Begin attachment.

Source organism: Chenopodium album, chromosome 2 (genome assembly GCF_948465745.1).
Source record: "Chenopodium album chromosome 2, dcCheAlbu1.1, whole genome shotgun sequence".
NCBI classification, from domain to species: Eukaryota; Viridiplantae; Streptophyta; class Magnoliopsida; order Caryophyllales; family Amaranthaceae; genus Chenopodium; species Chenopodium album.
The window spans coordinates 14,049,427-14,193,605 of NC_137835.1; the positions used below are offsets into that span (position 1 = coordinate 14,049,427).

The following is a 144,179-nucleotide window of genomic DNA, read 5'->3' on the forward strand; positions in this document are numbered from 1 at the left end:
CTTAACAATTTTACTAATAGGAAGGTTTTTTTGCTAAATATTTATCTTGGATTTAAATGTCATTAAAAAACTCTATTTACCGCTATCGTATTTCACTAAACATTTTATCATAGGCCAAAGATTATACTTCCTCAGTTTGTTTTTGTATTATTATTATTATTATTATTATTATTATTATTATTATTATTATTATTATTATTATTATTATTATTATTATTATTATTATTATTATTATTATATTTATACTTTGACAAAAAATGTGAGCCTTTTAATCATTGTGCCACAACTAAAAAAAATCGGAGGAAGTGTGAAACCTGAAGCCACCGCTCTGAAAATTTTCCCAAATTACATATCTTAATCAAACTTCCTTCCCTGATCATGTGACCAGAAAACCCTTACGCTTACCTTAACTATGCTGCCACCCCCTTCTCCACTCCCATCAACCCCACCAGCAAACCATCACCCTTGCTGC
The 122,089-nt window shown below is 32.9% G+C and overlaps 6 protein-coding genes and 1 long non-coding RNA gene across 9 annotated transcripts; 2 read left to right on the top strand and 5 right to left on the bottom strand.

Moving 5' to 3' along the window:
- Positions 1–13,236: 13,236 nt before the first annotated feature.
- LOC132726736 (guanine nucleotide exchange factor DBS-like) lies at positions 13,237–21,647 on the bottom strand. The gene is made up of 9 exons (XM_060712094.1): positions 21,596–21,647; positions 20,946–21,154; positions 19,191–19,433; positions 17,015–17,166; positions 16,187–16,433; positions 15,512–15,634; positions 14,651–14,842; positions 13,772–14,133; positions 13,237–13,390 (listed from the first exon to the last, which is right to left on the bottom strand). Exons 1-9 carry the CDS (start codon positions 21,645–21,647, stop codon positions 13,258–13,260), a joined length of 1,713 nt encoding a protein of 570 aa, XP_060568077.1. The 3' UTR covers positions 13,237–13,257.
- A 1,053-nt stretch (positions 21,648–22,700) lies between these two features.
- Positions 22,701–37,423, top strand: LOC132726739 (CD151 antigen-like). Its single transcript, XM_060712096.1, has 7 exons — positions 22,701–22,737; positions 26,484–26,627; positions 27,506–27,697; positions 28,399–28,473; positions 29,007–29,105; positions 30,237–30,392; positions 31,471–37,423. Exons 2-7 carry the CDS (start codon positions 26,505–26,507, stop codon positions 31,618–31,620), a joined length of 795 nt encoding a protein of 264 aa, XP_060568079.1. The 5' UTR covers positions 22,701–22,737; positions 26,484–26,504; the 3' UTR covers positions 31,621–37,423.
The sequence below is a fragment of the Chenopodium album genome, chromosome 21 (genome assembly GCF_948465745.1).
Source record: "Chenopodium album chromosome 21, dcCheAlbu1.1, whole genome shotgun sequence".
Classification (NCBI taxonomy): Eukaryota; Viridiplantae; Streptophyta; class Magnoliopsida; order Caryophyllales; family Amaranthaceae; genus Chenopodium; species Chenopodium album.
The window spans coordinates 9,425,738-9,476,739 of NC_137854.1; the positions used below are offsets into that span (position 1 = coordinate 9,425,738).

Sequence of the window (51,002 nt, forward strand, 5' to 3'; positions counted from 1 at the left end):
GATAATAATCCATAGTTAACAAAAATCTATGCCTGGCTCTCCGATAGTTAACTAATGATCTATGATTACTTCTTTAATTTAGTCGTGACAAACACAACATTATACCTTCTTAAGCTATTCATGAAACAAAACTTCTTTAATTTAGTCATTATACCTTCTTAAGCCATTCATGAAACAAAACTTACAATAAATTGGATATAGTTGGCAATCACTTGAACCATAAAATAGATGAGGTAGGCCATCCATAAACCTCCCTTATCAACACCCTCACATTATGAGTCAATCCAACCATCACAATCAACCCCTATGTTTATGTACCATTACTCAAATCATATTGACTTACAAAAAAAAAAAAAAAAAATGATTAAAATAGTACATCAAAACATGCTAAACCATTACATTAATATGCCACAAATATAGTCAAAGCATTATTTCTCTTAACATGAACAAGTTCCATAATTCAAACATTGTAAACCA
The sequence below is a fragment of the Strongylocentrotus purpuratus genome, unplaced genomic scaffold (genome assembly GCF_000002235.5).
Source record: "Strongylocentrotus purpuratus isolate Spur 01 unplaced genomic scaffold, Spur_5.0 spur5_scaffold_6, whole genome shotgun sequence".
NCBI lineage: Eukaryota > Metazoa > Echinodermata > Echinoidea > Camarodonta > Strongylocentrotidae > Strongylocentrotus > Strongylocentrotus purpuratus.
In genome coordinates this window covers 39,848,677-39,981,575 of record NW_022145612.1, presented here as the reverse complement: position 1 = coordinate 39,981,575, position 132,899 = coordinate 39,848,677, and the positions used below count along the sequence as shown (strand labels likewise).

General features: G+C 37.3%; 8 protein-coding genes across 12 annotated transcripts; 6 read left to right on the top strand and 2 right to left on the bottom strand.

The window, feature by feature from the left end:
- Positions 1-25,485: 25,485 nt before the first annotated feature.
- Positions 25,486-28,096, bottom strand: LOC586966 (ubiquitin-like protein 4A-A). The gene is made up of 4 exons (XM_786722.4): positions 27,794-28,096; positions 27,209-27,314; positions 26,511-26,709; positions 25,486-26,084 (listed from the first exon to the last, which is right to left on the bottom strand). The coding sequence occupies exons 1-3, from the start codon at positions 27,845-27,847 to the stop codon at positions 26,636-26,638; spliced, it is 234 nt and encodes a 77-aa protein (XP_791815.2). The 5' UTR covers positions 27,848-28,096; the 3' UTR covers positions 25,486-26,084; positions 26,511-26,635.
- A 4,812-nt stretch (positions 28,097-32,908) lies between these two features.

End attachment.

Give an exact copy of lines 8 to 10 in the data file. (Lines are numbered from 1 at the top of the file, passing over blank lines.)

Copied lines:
Moving 5' to 3' along the window:
- Positions 1–13,236: 13,236 nt before the first annotated feature.
- LOC132726736 (guanine nucleotide exchange factor DBS-like) lies at positions 13,237–21,647 on the bottom strand. The gene is made up of 9 exons (XM_060712094.1): positions 21,596–21,647; positions 20,946–21,154; positions 19,191–19,433; positions 17,015–17,166; positions 16,187–16,433; positions 15,512–15,634; positions 14,651–14,842; positions 13,772–14,133; positions 13,237–13,390 (listed from the first exon to the last, which is right to left on the bottom strand). Exons 1-9 carry the CDS (start codon positions 21,645–21,647, stop codon positions 13,258–13,260), a joined length of 1,713 nt encoding a protein of 570 aa, XP_060568077.1. The 3' UTR covers positions 13,237–13,257.